by Ashley Bach
Sometimes it feels like forestry doesn’t get the media attention it deserves because so much of the work takes place in rural areas where large media outlets don’t exist and often don’t tread. Which is why it’s so gratifying to see the coverage of papers like the Daily Astorian and Chinook Observer, which cover the coastal counties of Southwest Washington and Northwest Oregon.
The papers devoted the cover story of this month’s Coast River Business Journal, their sister business paper, to reporting on the state of the area’s forestry industry. Besides fluctuations in timber prices and housing starts, the big takeaway from the story is that everyone from large mills to tree farm operators are at the mercy of regulations.
Even without increases in regulation policy, the increasing number of agencies involved in land regulation put a strain on tree farmers, said Greg Pattillo, owner of Pattillo Tree Farms in Raymond, (Wash.). Roughly one-third of Pattillo’s 700 acres aren’t available for him to use due to regulations, he said.
…He understands the need to protect the environment, Pattillo said, but feels that, at times, regulations have been allowed to grow too far and create undue strain on foresters looking to use their land.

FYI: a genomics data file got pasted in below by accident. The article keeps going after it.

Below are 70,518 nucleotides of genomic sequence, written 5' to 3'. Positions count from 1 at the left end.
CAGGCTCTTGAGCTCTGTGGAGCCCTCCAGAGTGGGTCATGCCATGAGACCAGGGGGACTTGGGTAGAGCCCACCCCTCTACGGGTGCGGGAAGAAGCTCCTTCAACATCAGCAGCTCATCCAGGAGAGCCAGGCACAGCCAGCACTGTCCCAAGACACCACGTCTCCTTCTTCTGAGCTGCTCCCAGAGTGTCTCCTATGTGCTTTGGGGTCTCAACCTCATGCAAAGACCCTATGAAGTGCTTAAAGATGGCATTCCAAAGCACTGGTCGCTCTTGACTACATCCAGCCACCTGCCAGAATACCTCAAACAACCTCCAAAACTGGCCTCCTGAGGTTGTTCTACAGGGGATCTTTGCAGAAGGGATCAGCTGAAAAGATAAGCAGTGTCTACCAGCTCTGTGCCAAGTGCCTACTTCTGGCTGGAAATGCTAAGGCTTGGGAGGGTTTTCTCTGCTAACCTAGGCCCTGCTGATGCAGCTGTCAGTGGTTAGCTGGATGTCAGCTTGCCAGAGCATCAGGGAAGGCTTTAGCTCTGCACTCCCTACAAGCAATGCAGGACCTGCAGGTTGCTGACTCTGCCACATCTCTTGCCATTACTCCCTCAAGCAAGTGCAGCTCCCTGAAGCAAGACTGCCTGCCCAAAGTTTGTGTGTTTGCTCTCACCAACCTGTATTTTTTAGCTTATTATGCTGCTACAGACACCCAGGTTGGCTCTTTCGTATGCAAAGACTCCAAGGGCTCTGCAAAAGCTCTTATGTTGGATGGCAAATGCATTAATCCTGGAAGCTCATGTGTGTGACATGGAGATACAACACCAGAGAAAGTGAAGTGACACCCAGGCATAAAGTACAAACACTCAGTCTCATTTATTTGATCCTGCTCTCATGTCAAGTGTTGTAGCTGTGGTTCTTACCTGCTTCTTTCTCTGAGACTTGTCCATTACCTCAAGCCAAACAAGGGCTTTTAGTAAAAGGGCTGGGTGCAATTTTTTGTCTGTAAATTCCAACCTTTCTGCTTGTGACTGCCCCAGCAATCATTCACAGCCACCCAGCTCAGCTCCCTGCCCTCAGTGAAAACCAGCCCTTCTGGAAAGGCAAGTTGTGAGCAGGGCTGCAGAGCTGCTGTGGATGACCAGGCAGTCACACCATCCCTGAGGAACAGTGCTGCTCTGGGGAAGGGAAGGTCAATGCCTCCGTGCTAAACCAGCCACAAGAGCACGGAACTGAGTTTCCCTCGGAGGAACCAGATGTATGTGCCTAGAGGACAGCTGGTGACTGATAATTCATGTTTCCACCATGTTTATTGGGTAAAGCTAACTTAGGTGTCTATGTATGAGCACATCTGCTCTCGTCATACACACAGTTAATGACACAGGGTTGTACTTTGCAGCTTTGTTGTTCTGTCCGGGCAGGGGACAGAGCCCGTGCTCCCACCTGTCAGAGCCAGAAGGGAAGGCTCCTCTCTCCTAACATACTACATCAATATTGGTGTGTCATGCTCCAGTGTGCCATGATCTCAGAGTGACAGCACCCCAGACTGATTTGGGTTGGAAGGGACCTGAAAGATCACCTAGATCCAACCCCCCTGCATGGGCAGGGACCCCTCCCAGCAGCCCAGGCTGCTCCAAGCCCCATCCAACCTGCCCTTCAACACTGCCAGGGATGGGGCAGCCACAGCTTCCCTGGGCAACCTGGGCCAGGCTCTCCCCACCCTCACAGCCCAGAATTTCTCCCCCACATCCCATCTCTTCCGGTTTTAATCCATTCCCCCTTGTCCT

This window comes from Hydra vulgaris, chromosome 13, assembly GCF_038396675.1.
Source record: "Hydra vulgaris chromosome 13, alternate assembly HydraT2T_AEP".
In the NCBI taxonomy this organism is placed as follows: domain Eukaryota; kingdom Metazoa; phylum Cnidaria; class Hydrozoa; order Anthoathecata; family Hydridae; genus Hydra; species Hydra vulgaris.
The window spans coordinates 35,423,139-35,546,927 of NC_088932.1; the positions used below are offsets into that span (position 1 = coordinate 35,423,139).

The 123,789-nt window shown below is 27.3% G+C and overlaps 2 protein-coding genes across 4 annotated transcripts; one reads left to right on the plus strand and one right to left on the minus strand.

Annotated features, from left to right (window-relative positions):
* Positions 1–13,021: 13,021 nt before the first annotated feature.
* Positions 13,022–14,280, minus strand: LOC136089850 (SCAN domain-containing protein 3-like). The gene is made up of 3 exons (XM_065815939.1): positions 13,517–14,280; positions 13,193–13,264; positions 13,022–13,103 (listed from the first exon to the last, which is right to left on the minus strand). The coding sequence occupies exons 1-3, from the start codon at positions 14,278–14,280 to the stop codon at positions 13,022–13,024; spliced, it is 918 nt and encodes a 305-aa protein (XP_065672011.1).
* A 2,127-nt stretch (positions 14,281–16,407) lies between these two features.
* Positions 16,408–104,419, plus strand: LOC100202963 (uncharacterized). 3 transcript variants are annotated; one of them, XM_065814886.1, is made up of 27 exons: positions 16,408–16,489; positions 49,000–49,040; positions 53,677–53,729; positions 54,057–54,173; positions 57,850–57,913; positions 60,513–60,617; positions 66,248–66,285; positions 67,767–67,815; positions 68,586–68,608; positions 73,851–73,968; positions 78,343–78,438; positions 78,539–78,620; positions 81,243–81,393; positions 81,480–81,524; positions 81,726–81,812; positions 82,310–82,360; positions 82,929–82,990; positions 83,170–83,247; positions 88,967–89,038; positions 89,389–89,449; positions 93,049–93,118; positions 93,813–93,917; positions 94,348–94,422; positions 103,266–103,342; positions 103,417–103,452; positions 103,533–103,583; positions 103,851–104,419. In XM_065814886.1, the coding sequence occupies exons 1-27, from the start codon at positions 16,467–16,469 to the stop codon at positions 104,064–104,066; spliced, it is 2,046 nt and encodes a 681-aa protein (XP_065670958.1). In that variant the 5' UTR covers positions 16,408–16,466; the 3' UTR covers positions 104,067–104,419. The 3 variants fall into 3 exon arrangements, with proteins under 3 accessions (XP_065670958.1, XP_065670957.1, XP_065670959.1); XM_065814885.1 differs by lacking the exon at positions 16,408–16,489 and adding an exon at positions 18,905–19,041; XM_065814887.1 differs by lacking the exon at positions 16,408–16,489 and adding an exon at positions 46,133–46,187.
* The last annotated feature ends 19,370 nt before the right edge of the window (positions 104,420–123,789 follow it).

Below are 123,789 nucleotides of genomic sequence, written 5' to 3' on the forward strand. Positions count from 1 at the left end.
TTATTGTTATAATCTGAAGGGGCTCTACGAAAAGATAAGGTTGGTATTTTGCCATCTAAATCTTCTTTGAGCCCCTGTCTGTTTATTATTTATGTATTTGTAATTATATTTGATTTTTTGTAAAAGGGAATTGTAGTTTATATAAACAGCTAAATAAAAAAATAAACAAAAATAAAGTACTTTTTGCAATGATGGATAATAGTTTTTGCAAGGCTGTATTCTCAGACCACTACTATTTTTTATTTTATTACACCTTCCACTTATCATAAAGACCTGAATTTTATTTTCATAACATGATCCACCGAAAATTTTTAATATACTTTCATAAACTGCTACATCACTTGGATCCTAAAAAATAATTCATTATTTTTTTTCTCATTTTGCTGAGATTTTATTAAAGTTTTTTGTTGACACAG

(It should be noted that the Pattillos won this year’s Washington Tree Farmer of the Year award.)
The Coast River Business Journal accompanied its news report with an editorial in which the paper bemoans the average person’s lack of personal experience with the industry.
Our cover story this month is the result of tours of forests and farms conducted last month in Clatsop and Pacific counties. The business of growing and harvesting products from the land is something our grandparents understood from first-hand experience. But for many or most citizens today, the forest is considered a scenic backdrop rather than a vital economic asset. This lack of personal connection often includes key decision-makers, whose regulatory decisions can have devastating impacts on forestry and the local families who rely on it.
No other citizens are called upon to do more for the our region’s environmental health than those who own forests. This is especially true of the owners of comparatively small wooded acreages. As our story describes, forest owners absorb much of the expense for stream buffer zones designed to aid salmon recovery and enhance overall environmental health. In some cases, these buffer zones amount to a large fraction of a family’s land holdings.
The more the average person understands how forestry is conducted today, the more likely they are make sure forestry professionals are treated fairly. It’s all the more reason to ensure that real, human stories about the industry continue to be told.
From the editorial:
Even as we advocate for salmon, other species and healthy natural surroundings, we must seek equitable treatment for our neighbors who live and work in the forest.
[This post originally appeared on the Washington Forest Protection Association website.]